I had great service on the phone from 2 (very) unfortunate souls, who had to deal with an irate customer (and quite rightly so). However, the answers I got gave me very little confidence... Also, it didn't help when I was told they were short-staffed and only had a few people in the office dealing with the calls. It still doesn't excuse pulling me off the unbearable 'muzak' and forcing me to the listen to a constant ring tone for almost 5 minutes. Unlike Carlsberg's iconic TVC from the late 80s/early 90s this was not a 'wrong number' call to a dusty old department, which never deals with confused old ladies who can't tell the numbers '1' and '7' apart on their phones*.
Unfortunately for Virgin, we are about to grow Springboard Media massively, with a large amount of staff who are going to be "pond-hopping" extensively. Even worse... I am responsible for the company's travel policy. Therefore, I can say that I gave Virgin Atlantic a fair chance, but I cannot afford to be spending the next years dealing with irate employees so I'll not be recommending them as a carrier going forward. My key thought is that if you're a big organisation and you have people dealing with your travel for you, you might not care as it will be the 'minion' dealing with terrible booking systems, no back-end integration and a depressing amount of time wasted in telephone queues, but for any entrepreneur and business decision maker who has to deal with policy, I'd advise you all to look elsewhere.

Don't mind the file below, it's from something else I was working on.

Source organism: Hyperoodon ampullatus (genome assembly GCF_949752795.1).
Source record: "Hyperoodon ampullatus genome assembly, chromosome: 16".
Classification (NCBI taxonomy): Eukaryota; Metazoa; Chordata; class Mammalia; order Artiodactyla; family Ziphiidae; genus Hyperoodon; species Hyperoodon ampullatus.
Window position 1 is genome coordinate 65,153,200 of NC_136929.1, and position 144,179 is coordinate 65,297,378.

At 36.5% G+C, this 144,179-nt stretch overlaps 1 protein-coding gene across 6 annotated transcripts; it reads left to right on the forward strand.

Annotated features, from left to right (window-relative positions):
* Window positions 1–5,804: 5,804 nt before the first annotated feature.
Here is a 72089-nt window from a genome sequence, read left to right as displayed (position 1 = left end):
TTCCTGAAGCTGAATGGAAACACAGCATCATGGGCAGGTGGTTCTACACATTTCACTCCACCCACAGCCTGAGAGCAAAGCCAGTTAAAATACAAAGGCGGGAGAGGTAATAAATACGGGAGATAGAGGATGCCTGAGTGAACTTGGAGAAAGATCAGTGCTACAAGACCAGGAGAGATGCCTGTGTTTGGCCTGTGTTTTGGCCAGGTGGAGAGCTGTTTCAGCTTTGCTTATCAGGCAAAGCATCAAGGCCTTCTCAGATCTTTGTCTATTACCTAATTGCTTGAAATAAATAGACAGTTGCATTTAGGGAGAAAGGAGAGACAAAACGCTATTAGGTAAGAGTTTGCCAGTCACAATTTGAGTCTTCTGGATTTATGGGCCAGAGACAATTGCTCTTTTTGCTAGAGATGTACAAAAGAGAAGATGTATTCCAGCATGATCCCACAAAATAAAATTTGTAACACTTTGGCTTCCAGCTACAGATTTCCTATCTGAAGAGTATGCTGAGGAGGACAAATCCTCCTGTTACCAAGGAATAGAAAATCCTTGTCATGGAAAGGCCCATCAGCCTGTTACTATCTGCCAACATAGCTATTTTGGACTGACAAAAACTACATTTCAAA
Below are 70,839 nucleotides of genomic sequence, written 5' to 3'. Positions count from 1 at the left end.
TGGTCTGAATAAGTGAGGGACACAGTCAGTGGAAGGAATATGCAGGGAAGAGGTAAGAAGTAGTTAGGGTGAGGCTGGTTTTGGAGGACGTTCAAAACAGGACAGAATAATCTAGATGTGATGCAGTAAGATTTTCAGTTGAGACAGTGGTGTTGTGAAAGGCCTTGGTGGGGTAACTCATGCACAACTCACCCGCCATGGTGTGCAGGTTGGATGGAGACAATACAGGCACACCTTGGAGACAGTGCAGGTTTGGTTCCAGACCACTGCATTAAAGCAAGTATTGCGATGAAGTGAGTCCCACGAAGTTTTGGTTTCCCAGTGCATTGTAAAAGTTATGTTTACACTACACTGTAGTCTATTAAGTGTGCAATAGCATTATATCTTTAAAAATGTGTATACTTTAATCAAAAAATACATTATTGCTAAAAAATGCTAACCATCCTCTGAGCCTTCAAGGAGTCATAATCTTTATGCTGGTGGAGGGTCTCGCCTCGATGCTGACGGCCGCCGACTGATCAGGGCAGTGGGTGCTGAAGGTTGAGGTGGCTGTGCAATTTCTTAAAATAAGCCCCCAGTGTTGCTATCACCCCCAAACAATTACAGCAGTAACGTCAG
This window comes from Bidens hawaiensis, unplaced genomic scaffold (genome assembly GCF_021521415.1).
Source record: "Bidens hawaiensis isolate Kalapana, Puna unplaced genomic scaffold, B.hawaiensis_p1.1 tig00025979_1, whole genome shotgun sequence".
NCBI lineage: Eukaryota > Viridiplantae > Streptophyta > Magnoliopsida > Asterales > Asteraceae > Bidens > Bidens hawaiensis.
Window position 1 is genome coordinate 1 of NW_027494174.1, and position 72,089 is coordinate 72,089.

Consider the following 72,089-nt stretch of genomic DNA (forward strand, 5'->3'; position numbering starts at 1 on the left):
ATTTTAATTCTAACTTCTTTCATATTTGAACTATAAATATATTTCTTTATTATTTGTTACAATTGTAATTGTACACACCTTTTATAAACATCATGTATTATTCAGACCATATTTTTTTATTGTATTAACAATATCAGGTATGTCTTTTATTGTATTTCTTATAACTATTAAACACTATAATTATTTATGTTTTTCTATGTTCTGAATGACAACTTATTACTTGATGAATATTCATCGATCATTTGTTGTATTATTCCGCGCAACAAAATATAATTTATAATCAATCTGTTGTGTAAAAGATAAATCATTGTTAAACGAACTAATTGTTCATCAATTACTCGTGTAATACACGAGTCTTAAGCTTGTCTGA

* Before you criticise me for this reference, please allow me to say that for 12 years I have been telling people off for dialing a '1' instead of a '7' - and at one point my local council couldn't even figure out their own phone numbers, made exactly the same mistake and forced me to endure YEARS of people dialing my home phone instead of the community hall. Southwark Council, and Pat - you in particular, should be ashamed of this. I have never received an apology and you have never taken the necessary measures to remove my phone number. Shame on you, BUT not nearly as big a shame on you as it's on the carrier that believes it should be Britain's flagship carrier! I have previously posted about their retro campaign looking back at when they started - and when I look at their current service levels, they truly seem to be stuck in a 1980s time warp before Margaret Thatcher broke the unions and made it necessary to actually perform at work. Based on this experience British Airways Executive Club and the On Business programme will be getting a lot more 'traffic' from us over the next few years. This is not an invitation to rest on the laurels. Just because the competition is inept, you still need to improve your service consistency. And as for Virgin Atlantic, please start backing up all of your marketing bravado with a worthwhile product and service! For now, though, it's quite clear that we'll continue to back British Airways.